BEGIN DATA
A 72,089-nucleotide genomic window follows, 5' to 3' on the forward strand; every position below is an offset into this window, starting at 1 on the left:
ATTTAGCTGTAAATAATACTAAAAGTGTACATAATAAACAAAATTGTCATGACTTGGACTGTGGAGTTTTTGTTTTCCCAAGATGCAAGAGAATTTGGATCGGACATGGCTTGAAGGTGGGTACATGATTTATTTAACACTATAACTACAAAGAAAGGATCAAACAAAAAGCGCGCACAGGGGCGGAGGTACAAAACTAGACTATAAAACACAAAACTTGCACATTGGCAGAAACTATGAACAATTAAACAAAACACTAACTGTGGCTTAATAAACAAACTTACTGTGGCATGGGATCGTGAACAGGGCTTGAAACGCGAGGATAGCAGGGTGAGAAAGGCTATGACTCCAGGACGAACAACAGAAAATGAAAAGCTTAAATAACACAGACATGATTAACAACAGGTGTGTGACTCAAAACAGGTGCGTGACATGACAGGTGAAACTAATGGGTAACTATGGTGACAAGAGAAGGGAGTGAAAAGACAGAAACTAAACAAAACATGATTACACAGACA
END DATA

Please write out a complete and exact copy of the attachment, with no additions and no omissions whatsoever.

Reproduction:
A 72,089-nucleotide genomic window follows, 5' to 3' on the forward strand; every position below is an offset into this window, starting at 1 on the left:
ATTTAGCTGTAAATAATACTAAAAGTGTACATAATAAACAAAATTGTCATGACTTGGACTGTGGAGTTTTTGTTTTCCCAAGATGCAAGAGAATTTGGATCGGACATGGCTTGAAGGTGGGTACATGATTTATTTAACACTATAACTACAAAGAAAGGATCAAACAAAAAGCGCGCACAGGGGCGGAGGTACAAAACTAGACTATAAAACACAAAACTTGCACATTGGCAGAAACTATGAACAATTAAACAAAACACTAACTGTGGCTTAATAAACAAACTTACTGTGGCATGGGATCGTGAACAGGGCTTGAAACGCGAGGATAGCAGGGTGAGAAAGGCTATGACTCCAGGACGAACAACAGAAAATGAAAAGCTTAAATAACACAGACATGATTAACAACAGGTGTGTGACTCAAAACAGGTGCGTGACATGACAGGTGAAACTAATGGGTAACTATGGTGACAAGAGAAGGGAGTGAAAAGACAGAAACTAAACAAAACATGATTACACAGACA